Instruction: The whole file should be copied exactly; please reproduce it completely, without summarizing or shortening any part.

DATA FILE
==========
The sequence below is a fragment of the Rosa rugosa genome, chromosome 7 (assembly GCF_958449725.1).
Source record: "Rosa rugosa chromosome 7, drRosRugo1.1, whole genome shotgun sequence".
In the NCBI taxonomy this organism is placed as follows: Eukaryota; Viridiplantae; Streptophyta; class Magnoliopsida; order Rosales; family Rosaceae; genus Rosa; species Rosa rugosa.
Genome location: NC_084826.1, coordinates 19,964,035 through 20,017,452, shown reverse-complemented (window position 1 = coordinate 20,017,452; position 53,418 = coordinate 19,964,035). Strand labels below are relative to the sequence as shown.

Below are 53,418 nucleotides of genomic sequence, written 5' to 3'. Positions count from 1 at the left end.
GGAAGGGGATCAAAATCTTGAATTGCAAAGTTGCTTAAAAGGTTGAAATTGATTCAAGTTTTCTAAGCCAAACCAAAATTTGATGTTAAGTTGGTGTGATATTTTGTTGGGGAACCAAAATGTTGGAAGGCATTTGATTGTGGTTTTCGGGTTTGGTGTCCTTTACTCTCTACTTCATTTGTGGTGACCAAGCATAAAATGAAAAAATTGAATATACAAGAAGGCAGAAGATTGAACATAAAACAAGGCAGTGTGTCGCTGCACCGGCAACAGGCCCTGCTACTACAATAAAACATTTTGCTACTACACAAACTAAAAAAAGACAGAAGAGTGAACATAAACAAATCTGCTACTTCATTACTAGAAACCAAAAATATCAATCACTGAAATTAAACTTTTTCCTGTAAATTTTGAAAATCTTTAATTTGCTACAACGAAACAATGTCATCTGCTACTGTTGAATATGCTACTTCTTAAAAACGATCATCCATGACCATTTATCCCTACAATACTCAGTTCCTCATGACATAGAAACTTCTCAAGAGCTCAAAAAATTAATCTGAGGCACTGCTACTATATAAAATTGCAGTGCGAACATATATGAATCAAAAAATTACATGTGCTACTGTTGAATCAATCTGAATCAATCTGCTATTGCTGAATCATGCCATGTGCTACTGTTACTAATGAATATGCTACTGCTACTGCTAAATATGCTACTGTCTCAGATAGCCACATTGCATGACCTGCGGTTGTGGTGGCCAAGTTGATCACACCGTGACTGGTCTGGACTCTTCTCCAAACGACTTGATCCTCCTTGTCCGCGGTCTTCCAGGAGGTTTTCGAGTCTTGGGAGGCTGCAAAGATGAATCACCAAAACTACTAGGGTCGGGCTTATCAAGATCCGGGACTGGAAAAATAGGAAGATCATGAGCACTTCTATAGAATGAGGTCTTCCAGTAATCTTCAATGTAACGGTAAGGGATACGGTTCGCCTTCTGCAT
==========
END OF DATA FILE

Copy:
The sequence below is a fragment of the Rosa rugosa genome, chromosome 7 (assembly GCF_958449725.1).
Source record: "Rosa rugosa chromosome 7, drRosRugo1.1, whole genome shotgun sequence".
In the NCBI taxonomy this organism is placed as follows: Eukaryota; Viridiplantae; Streptophyta; class Magnoliopsida; order Rosales; family Rosaceae; genus Rosa; species Rosa rugosa.
Genome location: NC_084826.1, coordinates 19,964,035 through 20,017,452, shown reverse-complemented (window position 1 = coordinate 20,017,452; position 53,418 = coordinate 19,964,035). Strand labels below are relative to the sequence as shown.

Below are 53,418 nucleotides of genomic sequence, written 5' to 3'. Positions count from 1 at the left end.
GGAAGGGGATCAAAATCTTGAATTGCAAAGTTGCTTAAAAGGTTGAAATTGATTCAAGTTTTCTAAGCCAAACCAAAATTTGATGTTAAGTTGGTGTGATATTTTGTTGGGGAACCAAAATGTTGGAAGGCATTTGATTGTGGTTTTCGGGTTTGGTGTCCTTTACTCTCTACTTCATTTGTGGTGACCAAGCATAAAATGAAAAAATTGAATATACAAGAAGGCAGAAGATTGAACATAAAACAAGGCAGTGTGTCGCTGCACCGGCAACAGGCCCTGCTACTACAATAAAACATTTTGCTACTACACAAACTAAAAAAAGACAGAAGAGTGAACATAAACAAATCTGCTACTTCATTACTAGAAACCAAAAATATCAATCACTGAAATTAAACTTTTTCCTGTAAATTTTGAAAATCTTTAATTTGCTACAACGAAACAATGTCATCTGCTACTGTTGAATATGCTACTTCTTAAAAACGATCATCCATGACCATTTATCCCTACAATACTCAGTTCCTCATGACATAGAAACTTCTCAAGAGCTCAAAAAATTAATCTGAGGCACTGCTACTATATAAAATTGCAGTGCGAACATATATGAATCAAAAAATTACATGTGCTACTGTTGAATCAATCTGAATCAATCTGCTATTGCTGAATCATGCCATGTGCTACTGTTACTAATGAATATGCTACTGCTACTGCTAAATATGCTACTGTCTCAGATAGCCACATTGCATGACCTGCGGTTGTGGTGGCCAAGTTGATCACACCGTGACTGGTCTGGACTCTTCTCCAAACGACTTGATCCTCCTTGTCCGCGGTCTTCCAGGAGGTTTTCGAGTCTTGGGAGGCTGCAAAGATGAATCACCAAAACTACTAGGGTCGGGCTTATCAAGATCCGGGACTGGAAAAATAGGAAGATCATGAGCACTTCTATAGAATGAGGTCTTCCAGTAATCTTCAATGTAACGGTAAGGGATACGGTTCGCCTTCTGCAT